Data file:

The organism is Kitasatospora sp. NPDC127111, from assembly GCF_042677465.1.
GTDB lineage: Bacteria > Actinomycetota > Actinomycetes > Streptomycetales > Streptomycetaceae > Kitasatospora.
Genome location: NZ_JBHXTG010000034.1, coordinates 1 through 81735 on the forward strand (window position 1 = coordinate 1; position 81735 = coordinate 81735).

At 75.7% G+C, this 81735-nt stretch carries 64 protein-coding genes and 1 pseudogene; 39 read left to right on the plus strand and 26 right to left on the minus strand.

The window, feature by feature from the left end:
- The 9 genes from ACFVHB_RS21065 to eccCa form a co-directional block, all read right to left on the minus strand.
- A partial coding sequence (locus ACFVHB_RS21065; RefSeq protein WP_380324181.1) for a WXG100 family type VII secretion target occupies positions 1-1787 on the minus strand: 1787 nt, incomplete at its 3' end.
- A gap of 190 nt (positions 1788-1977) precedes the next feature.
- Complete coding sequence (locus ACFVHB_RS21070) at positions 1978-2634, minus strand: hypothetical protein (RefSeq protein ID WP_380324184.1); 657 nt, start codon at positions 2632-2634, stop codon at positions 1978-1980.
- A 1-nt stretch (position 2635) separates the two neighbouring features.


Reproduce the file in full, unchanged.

The organism is Kitasatospora sp. NPDC127111, from assembly GCF_042677465.1.
GTDB lineage: Bacteria > Actinomycetota > Actinomycetes > Streptomycetales > Streptomycetaceae > Kitasatospora.
Genome location: NZ_JBHXTG010000034.1, coordinates 1 through 81735 on the forward strand (window position 1 = coordinate 1; position 81735 = coordinate 81735).

At 75.7% G+C, this 81735-nt stretch carries 64 protein-coding genes and 1 pseudogene; 39 read left to right on the plus strand and 26 right to left on the minus strand.

The window, feature by feature from the left end:
- The 9 genes from ACFVHB_RS21065 to eccCa form a co-directional block, all read right to left on the minus strand.
- A partial coding sequence (locus ACFVHB_RS21065; RefSeq protein WP_380324181.1) for a WXG100 family type VII secretion target occupies positions 1-1787 on the minus strand: 1787 nt, incomplete at its 3' end.
- A gap of 190 nt (positions 1788-1977) precedes the next feature.
- Complete coding sequence (locus ACFVHB_RS21070) at positions 1978-2634, minus strand: hypothetical protein (RefSeq protein ID WP_380324184.1); 657 nt, start codon at positions 2632-2634, stop codon at positions 1978-1980.
- A 1-nt stretch (position 2635) separates the two neighbouring features.